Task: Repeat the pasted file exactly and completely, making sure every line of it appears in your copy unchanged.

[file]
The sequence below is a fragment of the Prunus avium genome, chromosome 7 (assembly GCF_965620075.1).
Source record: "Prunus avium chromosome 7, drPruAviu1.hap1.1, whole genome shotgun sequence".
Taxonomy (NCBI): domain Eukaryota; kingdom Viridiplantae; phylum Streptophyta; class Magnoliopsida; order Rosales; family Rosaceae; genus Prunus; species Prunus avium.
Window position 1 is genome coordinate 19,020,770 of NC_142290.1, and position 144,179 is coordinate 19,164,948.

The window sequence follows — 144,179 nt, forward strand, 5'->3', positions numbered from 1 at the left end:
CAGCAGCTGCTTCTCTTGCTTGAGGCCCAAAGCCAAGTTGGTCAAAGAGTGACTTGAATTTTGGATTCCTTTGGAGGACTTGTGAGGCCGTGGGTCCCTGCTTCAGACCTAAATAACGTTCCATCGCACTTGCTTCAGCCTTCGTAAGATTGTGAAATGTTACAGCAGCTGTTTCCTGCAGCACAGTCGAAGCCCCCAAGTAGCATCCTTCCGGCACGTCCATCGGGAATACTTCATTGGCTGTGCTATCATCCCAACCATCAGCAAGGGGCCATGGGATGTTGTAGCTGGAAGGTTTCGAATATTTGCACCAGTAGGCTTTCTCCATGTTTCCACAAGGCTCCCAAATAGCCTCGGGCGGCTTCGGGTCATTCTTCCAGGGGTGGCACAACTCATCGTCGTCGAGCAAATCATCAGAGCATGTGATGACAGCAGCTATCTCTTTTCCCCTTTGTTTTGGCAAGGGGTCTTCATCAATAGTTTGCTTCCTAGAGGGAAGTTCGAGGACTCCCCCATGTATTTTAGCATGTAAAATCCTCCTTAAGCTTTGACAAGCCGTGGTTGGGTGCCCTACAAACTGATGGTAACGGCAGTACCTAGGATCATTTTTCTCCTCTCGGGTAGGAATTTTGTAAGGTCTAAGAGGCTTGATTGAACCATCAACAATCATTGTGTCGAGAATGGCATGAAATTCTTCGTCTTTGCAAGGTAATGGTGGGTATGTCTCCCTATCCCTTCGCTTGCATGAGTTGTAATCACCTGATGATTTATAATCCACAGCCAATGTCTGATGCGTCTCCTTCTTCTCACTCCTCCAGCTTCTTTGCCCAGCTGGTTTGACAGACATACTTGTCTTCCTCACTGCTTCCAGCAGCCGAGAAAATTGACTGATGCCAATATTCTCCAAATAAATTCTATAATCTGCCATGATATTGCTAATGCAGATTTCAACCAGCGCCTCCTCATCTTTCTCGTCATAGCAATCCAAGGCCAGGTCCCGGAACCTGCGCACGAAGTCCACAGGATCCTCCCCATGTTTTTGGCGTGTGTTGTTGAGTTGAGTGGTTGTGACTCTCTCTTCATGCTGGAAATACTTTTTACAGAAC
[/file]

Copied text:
The sequence below is a fragment of the Prunus avium genome, chromosome 7 (assembly GCF_965620075.1).
Source record: "Prunus avium chromosome 7, drPruAviu1.hap1.1, whole genome shotgun sequence".
Taxonomy (NCBI): domain Eukaryota; kingdom Viridiplantae; phylum Streptophyta; class Magnoliopsida; order Rosales; family Rosaceae; genus Prunus; species Prunus avium.
Window position 1 is genome coordinate 19,020,770 of NC_142290.1, and position 144,179 is coordinate 19,164,948.

The window sequence follows — 144,179 nt, forward strand, 5'->3', positions numbered from 1 at the left end:
CAGCAGCTGCTTCTCTTGCTTGAGGCCCAAAGCCAAGTTGGTCAAAGAGTGACTTGAATTTTGGATTCCTTTGGAGGACTTGTGAGGCCGTGGGTCCCTGCTTCAGACCTAAATAACGTTCCATCGCACTTGCTTCAGCCTTCGTAAGATTGTGAAATGTTACAGCAGCTGTTTCCTGCAGCACAGTCGAAGCCCCCAAGTAGCATCCTTCCGGCACGTCCATCGGGAATACTTCATTGGCTGTGCTATCATCCCAACCATCAGCAAGGGGCCATGGGATGTTGTAGCTGGAAGGTTTCGAATATTTGCACCAGTAGGCTTTCTCCATGTTTCCACAAGGCTCCCAAATAGCCTCGGGCGGCTTCGGGTCATTCTTCCAGGGGTGGCACAACTCATCGTCGTCGAGCAAATCATCAGAGCATGTGATGACAGCAGCTATCTCTTTTCCCCTTTGTTTTGGCAAGGGGTCTTCATCAATAGTTTGCTTCCTAGAGGGAAGTTCGAGGACTCCCCCATGTATTTTAGCATGTAAAATCCTCCTTAAGCTTTGACAAGCCGTGGTTGGGTGCCCTACAAACTGATGGTAACGGCAGTACCTAGGATCATTTTTCTCCTCTCGGGTAGGAATTTTGTAAGGTCTAAGAGGCTTGATTGAACCATCAACAATCATTGTGTCGAGAATGGCATGAAATTCTTCGTCTTTGCAAGGTAATGGTGGGTATGTCTCCCTATCCCTTCGCTTGCATGAGTTGTAATCACCTGATGATTTATAATCCACAGCCAATGTCTGATGCGTCTCCTTCTTCTCACTCCTCCAGCTTCTTTGCCCAGCTGGTTTGACAGACATACTTGTCTTCCTCACTGCTTCCAGCAGCCGAGAAAATTGACTGATGCCAATATTCTCCAAATAAATTCTATAATCTGCCATGATATTGCTAATGCAGATTTCAACCAGCGCCTCCTCATCTTTCTCGTCATAGCAATCCAAGGCCAGGTCCCGGAACCTGCGCACGAAGTCCACAGGATCCTCCCCATGTTTTTGGCGTGTGTTGTTGAGTTGAGTGGTTGTGACTCTCTCTTCATGCTGGAAATACTTTTTACAGAAC